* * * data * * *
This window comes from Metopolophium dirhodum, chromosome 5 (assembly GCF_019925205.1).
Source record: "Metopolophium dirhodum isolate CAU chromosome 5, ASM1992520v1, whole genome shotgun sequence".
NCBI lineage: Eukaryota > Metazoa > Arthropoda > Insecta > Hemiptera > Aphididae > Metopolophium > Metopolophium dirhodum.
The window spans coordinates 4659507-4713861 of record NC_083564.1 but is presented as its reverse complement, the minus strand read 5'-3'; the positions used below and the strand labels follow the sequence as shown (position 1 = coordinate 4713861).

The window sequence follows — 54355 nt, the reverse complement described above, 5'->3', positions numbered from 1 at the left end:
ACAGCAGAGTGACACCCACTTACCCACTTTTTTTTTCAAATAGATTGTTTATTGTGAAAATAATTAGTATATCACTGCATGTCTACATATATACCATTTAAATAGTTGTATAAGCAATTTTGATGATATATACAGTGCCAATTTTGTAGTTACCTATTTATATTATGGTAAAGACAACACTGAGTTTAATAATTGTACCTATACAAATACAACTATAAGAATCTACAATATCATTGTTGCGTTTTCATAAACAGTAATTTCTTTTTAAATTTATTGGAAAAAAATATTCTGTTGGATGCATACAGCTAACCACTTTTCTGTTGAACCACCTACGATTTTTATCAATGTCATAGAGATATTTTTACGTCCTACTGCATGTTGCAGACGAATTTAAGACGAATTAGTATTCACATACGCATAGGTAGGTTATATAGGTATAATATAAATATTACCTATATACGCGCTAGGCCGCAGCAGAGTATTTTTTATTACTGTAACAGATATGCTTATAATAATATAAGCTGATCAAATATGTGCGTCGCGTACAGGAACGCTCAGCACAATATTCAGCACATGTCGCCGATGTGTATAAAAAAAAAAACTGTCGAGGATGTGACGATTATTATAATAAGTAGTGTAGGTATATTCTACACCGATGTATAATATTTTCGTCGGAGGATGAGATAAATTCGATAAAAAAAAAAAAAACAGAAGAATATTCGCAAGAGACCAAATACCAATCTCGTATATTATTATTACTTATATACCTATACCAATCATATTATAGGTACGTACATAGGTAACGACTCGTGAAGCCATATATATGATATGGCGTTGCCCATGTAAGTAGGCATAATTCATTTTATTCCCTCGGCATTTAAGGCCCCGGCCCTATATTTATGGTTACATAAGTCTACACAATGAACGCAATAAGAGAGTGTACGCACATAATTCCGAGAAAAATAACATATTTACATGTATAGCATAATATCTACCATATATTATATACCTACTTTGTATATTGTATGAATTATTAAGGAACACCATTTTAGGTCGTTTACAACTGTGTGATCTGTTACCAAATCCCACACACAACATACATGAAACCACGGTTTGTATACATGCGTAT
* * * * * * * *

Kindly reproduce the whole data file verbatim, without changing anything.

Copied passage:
This window comes from Metopolophium dirhodum, chromosome 5 (assembly GCF_019925205.1).
Source record: "Metopolophium dirhodum isolate CAU chromosome 5, ASM1992520v1, whole genome shotgun sequence".
NCBI lineage: Eukaryota > Metazoa > Arthropoda > Insecta > Hemiptera > Aphididae > Metopolophium > Metopolophium dirhodum.
The window spans coordinates 4659507-4713861 of record NC_083564.1 but is presented as its reverse complement, the minus strand read 5'-3'; the positions used below and the strand labels follow the sequence as shown (position 1 = coordinate 4713861).

The window sequence follows — 54355 nt, the reverse complement described above, 5'->3', positions numbered from 1 at the left end:
ACAGCAGAGTGACACCCACTTACCCACTTTTTTTTTCAAATAGATTGTTTATTGTGAAAATAATTAGTATATCACTGCATGTCTACATATATACCATTTAAATAGTTGTATAAGCAATTTTGATGATATATACAGTGCCAATTTTGTAGTTACCTATTTATATTATGGTAAAGACAACACTGAGTTTAATAATTGTACCTATACAAATACAACTATAAGAATCTACAATATCATTGTTGCGTTTTCATAAACAGTAATTTCTTTTTAAATTTATTGGAAAAAAATATTCTGTTGGATGCATACAGCTAACCACTTTTCTGTTGAACCACCTACGATTTTTATCAATGTCATAGAGATATTTTTACGTCCTACTGCATGTTGCAGACGAATTTAAGACGAATTAGTATTCACATACGCATAGGTAGGTTATATAGGTATAATATAAATATTACCTATATACGCGCTAGGCCGCAGCAGAGTATTTTTTATTACTGTAACAGATATGCTTATAATAATATAAGCTGATCAAATATGTGCGTCGCGTACAGGAACGCTCAGCACAATATTCAGCACATGTCGCCGATGTGTATAAAAAAAAAAACTGTCGAGGATGTGACGATTATTATAATAAGTAGTGTAGGTATATTCTACACCGATGTATAATATTTTCGTCGGAGGATGAGATAAATTCGATAAAAAAAAAAAAAACAGAAGAATATTCGCAAGAGACCAAATACCAATCTCGTATATTATTATTACTTATATACCTATACCAATCATATTATAGGTACGTACATAGGTAACGACTCGTGAAGCCATATATATGATATGGCGTTGCCCATGTAAGTAGGCATAATTCATTTTATTCCCTCGGCATTTAAGGCCCCGGCCCTATATTTATGGTTACATAAGTCTACACAATGAACGCAATAAGAGAGTGTACGCACATAATTCCGAGAAAAATAACATATTTACATGTATAGCATAATATCTACCATATATTATATACCTACTTTGTATATTGTATGAATTATTAAGGAACACCATTTTAGGTCGTTTACAACTGTGTGATCTGTTACCAAATCCCACACACAACATACATGAAACCACGGTTTGTATACATGCGTAT